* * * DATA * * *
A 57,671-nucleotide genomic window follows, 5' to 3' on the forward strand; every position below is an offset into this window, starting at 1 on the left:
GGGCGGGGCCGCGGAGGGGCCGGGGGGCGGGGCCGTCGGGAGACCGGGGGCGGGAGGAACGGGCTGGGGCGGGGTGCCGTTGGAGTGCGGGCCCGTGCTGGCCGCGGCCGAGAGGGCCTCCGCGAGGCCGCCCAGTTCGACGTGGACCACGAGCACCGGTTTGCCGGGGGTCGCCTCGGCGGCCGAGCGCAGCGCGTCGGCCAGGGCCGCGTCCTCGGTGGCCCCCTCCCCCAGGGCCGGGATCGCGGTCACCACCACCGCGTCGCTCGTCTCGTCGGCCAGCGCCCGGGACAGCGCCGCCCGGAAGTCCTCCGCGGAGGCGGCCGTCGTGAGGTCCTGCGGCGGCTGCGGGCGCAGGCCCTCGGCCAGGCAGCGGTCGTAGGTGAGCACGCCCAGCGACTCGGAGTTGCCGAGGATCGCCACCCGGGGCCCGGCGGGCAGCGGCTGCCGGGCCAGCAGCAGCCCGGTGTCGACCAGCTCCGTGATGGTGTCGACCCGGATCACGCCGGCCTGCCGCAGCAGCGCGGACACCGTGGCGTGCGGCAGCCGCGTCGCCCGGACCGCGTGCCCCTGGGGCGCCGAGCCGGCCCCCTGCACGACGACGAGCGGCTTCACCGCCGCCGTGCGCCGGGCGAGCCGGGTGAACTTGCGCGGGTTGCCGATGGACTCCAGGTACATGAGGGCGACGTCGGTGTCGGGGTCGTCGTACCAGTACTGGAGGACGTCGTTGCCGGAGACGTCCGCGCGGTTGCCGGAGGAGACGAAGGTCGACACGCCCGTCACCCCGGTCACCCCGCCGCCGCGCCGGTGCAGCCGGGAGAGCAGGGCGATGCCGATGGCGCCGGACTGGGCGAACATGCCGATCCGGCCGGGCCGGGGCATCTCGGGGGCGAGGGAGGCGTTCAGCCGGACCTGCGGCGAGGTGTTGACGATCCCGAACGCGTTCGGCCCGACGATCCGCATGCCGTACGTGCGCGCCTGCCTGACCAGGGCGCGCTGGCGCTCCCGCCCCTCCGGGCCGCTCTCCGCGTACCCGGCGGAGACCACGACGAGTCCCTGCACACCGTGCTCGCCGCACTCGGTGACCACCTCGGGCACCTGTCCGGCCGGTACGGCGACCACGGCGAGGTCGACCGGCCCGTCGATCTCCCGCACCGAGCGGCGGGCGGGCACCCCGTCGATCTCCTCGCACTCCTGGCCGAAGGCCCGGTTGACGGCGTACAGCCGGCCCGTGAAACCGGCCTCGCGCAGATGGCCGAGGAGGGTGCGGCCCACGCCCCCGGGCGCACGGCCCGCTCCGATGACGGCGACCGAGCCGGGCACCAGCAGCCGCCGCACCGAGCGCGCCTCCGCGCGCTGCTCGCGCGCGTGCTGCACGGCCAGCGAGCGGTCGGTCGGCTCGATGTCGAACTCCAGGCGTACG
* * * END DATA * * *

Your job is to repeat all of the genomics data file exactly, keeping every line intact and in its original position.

A 57,671-nucleotide genomic window follows, 5' to 3' on the forward strand; every position below is an offset into this window, starting at 1 on the left:
GGGCGGGGCCGCGGAGGGGCCGGGGGGCGGGGCCGTCGGGAGACCGGGGGCGGGAGGAACGGGCTGGGGCGGGGTGCCGTTGGAGTGCGGGCCCGTGCTGGCCGCGGCCGAGAGGGCCTCCGCGAGGCCGCCCAGTTCGACGTGGACCACGAGCACCGGTTTGCCGGGGGTCGCCTCGGCGGCCGAGCGCAGCGCGTCGGCCAGGGCCGCGTCCTCGGTGGCCCCCTCCCCCAGGGCCGGGATCGCGGTCACCACCACCGCGTCGCTCGTCTCGTCGGCCAGCGCCCGGGACAGCGCCGCCCGGAAGTCCTCCGCGGAGGCGGCCGTCGTGAGGTCCTGCGGCGGCTGCGGGCGCAGGCCCTCGGCCAGGCAGCGGTCGTAGGTGAGCACGCCCAGCGACTCGGAGTTGCCGAGGATCGCCACCCGGGGCCCGGCGGGCAGCGGCTGCCGGGCCAGCAGCAGCCCGGTGTCGACCAGCTCCGTGATGGTGTCGACCCGGATCACGCCGGCCTGCCGCAGCAGCGCGGACACCGTGGCGTGCGGCAGCCGCGTCGCCCGGACCGCGTGCCCCTGGGGCGCCGAGCCGGCCCCCTGCACGACGACGAGCGGCTTCACCGCCGCCGTGCGCCGGGCGAGCCGGGTGAACTTGCGCGGGTTGCCGATGGACTCCAGGTACATGAGGGCGACGTCGGTGTCGGGGTCGTCGTACCAGTACTGGAGGACGTCGTTGCCGGAGACGTCCGCGCGGTTGCCGGAGGAGACGAAGGTCGACACGCCCGTCACCCCGGTCACCCCGCCGCCGCGCCGGTGCAGCCGGGAGAGCAGGGCGATGCCGATGGCGCCGGACTGGGCGAACATGCCGATCCGGCCGGGCCGGGGCATCTCGGGGGCGAGGGAGGCGTTCAGCCGGACCTGCGGCGAGGTGTTGACGATCCCGAACGCGTTCGGCCCGACGATCCGCATGCCGTACGTGCGCGCCTGCCTGACCAGGGCGCGCTGGCGCTCCCGCCCCTCCGGGCCGCTCTCCGCGTACCCGGCGGAGACCACGACGAGTCCCTGCACACCGTGCTCGCCGCACTCGGTGACCACCTCGGGCACCTGTCCGGCCGGTACGGCGACCACGGCGAGGTCGACCGGCCCGTCGATCTCCCGCACCGAGCGGCGGGCGGGCACCCCGTCGATCTCCTCGCACTCCTGGCCGAAGGCCCGGTTGACGGCGTACAGCCGGCCCGTGAAACCGGCCTCGCGCAGATGGCCGAGGAGGGTGCGGCCCACGCCCCCGGGCGCACGGCCCGCTCCGATGACGGCGACCGAGCCGGGCACCAGCAGCCGCCGCACCGAGCGCGCCTCCGCGCGCTGCTCGCGCGCGTGCTGCACGGCCAGCGAGCGGTCGGTCGGCTCGATGTCGAACTCCAGGCGTACG